IRS revokes dark money group Americans for Job Security’s tax exempt status

This week, the Internal Revenue Service (IRS) announced that it revoked the dark money group Americans for Job Security’s tax exempt status. The announcement followed a complaint from Issue One and the Campaign Legal Center (CLC) against the organization.

Americans for Job Security was a tax-exempt “business league” that spent tens of millions of dollars influencing elections while keeping its donors secret, but failed to file its tax returns for the past three years. Issue One and CLC’s complaint called on the agency to enforce penalties against Americans for Job Security for failing to file multiple years of mandatory returns.

“The IRS should continue to hold accountable groups that abuse the privilege of their tax-exempt status,” said Issue One Executive Director Meredith McGehee. “This IRS action should serve as a warning to other dark money organizations on the left and right who seek to spend money in elections and then decline to follow-up on their obligations with the proper oversight authorities.”

“For years, Americans for Job Security abused its tax-exempt status to allow donors to secretly influence elections,” said Brendan Fischer, director, federal reform program at CLC. “Although the IRS penalized Americans for Job Security for failing to file its tax returns, rather than for operating as a dark money political committee, it is gratifying to see that there are at least some consequences for groups that evade transparency requirements.”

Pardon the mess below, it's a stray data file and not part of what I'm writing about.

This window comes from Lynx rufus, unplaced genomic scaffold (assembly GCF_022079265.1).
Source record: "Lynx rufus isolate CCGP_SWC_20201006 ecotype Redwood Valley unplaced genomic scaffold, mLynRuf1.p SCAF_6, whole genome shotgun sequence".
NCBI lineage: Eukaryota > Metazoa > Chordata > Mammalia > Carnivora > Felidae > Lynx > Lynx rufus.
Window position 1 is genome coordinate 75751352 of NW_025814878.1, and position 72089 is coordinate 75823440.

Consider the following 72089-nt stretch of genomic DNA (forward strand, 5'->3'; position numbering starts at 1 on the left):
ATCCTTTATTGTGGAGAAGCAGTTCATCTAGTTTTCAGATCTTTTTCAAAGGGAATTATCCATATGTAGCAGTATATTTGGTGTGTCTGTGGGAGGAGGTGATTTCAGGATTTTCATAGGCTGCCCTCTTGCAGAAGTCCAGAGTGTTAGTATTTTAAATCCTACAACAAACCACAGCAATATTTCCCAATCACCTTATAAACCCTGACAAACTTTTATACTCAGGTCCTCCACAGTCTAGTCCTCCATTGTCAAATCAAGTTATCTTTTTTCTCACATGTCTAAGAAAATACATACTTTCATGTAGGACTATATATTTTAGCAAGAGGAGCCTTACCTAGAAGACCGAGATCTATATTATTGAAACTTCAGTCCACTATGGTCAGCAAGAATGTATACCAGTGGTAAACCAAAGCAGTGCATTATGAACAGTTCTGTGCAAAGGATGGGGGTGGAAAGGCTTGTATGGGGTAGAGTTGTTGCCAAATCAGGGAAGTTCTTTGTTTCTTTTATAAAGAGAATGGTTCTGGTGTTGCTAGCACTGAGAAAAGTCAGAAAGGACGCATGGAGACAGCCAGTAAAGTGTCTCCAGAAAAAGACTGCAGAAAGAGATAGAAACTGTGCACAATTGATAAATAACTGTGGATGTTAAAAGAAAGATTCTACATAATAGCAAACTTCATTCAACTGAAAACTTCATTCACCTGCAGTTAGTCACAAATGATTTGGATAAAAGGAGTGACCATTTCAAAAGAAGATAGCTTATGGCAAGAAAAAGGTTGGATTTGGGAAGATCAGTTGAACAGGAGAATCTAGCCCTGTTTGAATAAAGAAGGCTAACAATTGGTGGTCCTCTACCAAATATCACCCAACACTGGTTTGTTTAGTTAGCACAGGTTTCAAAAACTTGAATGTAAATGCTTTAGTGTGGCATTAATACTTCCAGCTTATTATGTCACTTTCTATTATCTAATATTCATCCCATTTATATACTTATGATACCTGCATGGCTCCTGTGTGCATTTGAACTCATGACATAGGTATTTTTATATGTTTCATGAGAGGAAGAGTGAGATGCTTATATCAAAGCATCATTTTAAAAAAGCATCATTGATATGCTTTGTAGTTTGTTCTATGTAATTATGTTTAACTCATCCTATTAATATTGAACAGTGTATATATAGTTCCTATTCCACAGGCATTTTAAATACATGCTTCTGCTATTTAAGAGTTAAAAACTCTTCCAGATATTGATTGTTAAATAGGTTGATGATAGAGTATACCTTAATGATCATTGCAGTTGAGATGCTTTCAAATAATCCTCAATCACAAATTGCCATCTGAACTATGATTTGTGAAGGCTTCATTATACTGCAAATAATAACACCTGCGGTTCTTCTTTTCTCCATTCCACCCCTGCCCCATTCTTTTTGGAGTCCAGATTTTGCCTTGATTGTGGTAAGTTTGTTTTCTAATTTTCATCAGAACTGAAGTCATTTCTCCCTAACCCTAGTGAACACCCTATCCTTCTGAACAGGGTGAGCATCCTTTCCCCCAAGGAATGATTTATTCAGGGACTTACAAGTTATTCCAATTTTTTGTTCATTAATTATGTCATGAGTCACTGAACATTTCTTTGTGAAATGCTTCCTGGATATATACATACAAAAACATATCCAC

The IRS automatically revoked Americans for Job Security’s tax exempts status for failing to file three years of consecutive mandatory returns in March 2018. The agency publicly announced their revocation this week. 

Founded in 1997, Americans for Job Security was among the earliest political “dark money” groups — so-called because they do not publicly disclose their donors, unlike political action committees, super PACs, candidates and parties, which do.

A tax-exempt business league under section 501(c)(6) of the tax code, Americans for Job Security spent more than $20 million in political advertising in the two election cycles following the U.S. Supreme Court’s 2010 Citizens United v. Federal Election Commission decision.

In July 2016, the Federal Election Commission fined Americans for Job Security $43,000 after the agency concluded that the group should have disclosed a nonprofit known as the Center to Protect Patient Rights, then associated with the political network of billionaires Charles and David Koch, as a donor behind some of its political expenditures in 2010.

In addition to its own political spending, Americans for Job Security also played a prominent role in funneling tens of millions of dollars to two ballot measure fights in California during the 2012 election — part of a scheme that the California Fair Political Practices Commission later concluded was designed to hide the identities of the actual donors supporting the ballot measure efforts.

Read the original complaint from Issue One and the Campaign Legal Center here.